Everyone who knows Midwinter knows it's about scale. 160,000 square miles of explorable terrain. 32 playable characters who, in their fight for survival against a would-be dictator, can work solo or in coordination to create billions of possible strategic combinations. Snowmobiles, skis, hang-gliders and more at your disposal.
A fleet of enemy craft that can be destroyed with missiles, grenades and well-placed sniper bullets. Or, equally devastatingly, can be picked at with cruel precision, gunning down generals and supply vehicles until the rest desert in desperation. Pilots, doctors and engineers serve vital roles, as do local civilians – frail old ladies and quick-thinking children able to use their innocent appearance to help the resistance.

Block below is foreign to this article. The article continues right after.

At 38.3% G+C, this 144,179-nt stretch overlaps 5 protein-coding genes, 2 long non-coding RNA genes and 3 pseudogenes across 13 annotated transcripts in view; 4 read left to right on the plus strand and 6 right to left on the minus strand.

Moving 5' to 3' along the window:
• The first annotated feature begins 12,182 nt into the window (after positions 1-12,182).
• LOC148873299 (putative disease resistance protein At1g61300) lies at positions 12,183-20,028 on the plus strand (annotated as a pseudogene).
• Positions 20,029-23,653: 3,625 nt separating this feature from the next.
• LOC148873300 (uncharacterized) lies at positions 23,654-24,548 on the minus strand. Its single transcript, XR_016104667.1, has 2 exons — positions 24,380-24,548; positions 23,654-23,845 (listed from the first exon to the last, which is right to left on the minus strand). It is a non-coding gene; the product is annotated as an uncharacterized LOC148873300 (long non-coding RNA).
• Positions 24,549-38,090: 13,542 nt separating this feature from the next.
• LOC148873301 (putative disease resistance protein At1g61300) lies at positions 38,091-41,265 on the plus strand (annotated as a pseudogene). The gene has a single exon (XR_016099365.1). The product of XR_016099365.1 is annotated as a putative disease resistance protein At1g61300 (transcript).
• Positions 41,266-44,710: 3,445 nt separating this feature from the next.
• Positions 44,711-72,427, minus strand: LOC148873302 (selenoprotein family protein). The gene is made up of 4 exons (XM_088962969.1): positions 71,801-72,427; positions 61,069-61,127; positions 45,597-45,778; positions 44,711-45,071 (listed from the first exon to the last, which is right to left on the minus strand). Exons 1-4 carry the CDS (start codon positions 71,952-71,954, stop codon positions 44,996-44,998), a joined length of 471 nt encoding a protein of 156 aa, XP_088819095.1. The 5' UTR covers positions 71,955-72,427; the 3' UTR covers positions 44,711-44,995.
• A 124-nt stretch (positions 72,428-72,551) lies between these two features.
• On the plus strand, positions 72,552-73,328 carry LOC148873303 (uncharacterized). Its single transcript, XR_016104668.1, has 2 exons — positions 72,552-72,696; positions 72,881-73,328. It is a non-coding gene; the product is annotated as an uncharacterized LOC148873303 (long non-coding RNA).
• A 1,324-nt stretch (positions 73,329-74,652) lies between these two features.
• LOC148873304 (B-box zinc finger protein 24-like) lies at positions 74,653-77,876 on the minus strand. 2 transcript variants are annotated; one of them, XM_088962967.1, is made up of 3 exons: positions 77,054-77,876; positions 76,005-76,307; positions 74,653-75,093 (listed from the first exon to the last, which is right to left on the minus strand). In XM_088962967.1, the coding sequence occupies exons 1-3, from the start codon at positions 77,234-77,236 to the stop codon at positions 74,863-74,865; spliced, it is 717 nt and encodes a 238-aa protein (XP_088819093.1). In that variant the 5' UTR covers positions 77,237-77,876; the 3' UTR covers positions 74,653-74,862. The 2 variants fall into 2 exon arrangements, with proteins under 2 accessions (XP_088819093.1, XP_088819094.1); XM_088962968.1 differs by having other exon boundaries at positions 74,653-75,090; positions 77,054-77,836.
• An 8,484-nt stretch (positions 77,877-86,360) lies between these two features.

Even now, it would be a game whose scope would guarantee it attention. Released at the end of the 1980s, what it promised was barely imaginable. Playing it felt like time travel – a sneak peak at the blueprint that showed how games were going to be. It was then, and is now, an enormous accomplishment.